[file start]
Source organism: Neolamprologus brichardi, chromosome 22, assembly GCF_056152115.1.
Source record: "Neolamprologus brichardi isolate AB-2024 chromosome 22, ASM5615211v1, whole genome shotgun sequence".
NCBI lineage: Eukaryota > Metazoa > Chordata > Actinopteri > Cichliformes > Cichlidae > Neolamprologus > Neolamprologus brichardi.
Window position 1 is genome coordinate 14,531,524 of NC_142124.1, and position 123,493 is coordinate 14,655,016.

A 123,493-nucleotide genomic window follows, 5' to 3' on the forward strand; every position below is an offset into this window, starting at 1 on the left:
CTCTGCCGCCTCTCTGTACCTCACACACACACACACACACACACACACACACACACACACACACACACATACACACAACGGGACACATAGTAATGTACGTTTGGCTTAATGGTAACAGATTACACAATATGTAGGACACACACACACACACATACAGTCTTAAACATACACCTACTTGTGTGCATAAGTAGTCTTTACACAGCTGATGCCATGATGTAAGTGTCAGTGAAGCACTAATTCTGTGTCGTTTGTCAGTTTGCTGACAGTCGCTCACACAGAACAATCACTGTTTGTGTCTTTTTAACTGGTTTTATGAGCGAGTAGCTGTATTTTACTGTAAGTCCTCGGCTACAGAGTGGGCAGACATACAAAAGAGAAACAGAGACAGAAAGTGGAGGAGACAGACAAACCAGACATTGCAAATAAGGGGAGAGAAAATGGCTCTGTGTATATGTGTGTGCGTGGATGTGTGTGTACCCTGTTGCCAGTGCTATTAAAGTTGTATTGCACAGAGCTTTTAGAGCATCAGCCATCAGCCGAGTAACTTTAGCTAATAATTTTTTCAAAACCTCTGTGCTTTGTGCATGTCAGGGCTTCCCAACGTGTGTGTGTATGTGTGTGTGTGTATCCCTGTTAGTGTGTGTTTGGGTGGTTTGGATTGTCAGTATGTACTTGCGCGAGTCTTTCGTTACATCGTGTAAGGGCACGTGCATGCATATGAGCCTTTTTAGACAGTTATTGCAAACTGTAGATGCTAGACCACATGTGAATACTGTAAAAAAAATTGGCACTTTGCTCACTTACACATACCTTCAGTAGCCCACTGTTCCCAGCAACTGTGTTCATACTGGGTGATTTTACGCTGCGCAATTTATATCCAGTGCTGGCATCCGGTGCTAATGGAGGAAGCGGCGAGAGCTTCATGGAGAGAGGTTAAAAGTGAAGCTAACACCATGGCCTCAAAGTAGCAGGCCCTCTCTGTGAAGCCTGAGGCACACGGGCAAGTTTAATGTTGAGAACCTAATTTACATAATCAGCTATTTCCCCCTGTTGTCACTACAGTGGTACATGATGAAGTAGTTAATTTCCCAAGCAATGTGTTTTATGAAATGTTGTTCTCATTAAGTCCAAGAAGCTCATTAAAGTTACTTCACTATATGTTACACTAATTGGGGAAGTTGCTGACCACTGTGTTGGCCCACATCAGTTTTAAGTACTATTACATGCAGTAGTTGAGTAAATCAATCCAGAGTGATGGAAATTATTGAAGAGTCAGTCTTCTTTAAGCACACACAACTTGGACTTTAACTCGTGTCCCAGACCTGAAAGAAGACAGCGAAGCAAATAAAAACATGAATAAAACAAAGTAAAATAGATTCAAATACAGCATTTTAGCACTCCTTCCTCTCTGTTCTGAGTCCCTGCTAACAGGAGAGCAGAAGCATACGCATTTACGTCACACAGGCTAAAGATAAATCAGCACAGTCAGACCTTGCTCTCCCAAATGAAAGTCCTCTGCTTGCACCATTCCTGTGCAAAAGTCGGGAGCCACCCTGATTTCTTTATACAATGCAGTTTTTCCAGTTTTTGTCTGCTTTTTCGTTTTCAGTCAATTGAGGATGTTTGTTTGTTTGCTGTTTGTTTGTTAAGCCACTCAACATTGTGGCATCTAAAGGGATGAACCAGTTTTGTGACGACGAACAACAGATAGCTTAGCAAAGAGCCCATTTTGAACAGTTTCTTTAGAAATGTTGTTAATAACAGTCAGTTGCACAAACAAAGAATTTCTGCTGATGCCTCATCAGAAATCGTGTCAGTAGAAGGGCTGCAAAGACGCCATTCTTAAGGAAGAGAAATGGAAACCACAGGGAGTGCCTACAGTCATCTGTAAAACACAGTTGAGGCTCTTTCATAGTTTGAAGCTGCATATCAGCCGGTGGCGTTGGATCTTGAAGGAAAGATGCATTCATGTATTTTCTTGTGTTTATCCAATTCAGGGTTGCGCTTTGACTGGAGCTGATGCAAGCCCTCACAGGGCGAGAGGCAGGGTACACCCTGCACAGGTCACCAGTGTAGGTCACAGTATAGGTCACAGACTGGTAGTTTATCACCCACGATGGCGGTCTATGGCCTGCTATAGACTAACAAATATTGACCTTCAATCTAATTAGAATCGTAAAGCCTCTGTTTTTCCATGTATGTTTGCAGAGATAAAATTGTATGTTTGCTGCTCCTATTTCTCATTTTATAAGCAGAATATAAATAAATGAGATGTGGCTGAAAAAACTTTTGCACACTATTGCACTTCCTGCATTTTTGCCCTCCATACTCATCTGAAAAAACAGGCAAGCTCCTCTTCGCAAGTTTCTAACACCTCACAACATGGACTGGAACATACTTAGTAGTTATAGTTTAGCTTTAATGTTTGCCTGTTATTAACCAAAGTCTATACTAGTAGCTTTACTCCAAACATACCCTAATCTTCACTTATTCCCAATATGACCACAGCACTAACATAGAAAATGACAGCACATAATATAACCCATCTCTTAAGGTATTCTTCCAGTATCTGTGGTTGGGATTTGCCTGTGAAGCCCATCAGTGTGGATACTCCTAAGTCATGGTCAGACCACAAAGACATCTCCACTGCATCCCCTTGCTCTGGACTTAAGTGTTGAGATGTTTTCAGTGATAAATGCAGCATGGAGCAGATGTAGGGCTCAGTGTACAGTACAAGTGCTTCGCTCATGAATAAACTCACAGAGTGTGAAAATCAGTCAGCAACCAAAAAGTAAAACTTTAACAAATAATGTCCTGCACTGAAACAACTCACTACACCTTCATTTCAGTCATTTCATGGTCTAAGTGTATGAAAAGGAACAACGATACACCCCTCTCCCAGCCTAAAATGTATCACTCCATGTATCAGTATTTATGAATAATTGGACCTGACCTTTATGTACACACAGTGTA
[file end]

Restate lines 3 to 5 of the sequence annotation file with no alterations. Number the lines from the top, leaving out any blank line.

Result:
NCBI lineage: Eukaryota > Metazoa > Chordata > Actinopteri > Cichliformes > Cichlidae > Neolamprologus > Neolamprologus brichardi.
Window position 1 is genome coordinate 14,531,524 of NC_142124.1, and position 123,493 is coordinate 14,655,016.

A 123,493-nucleotide genomic window follows, 5' to 3' on the forward strand; every position below is an offset into this window, starting at 1 on the left: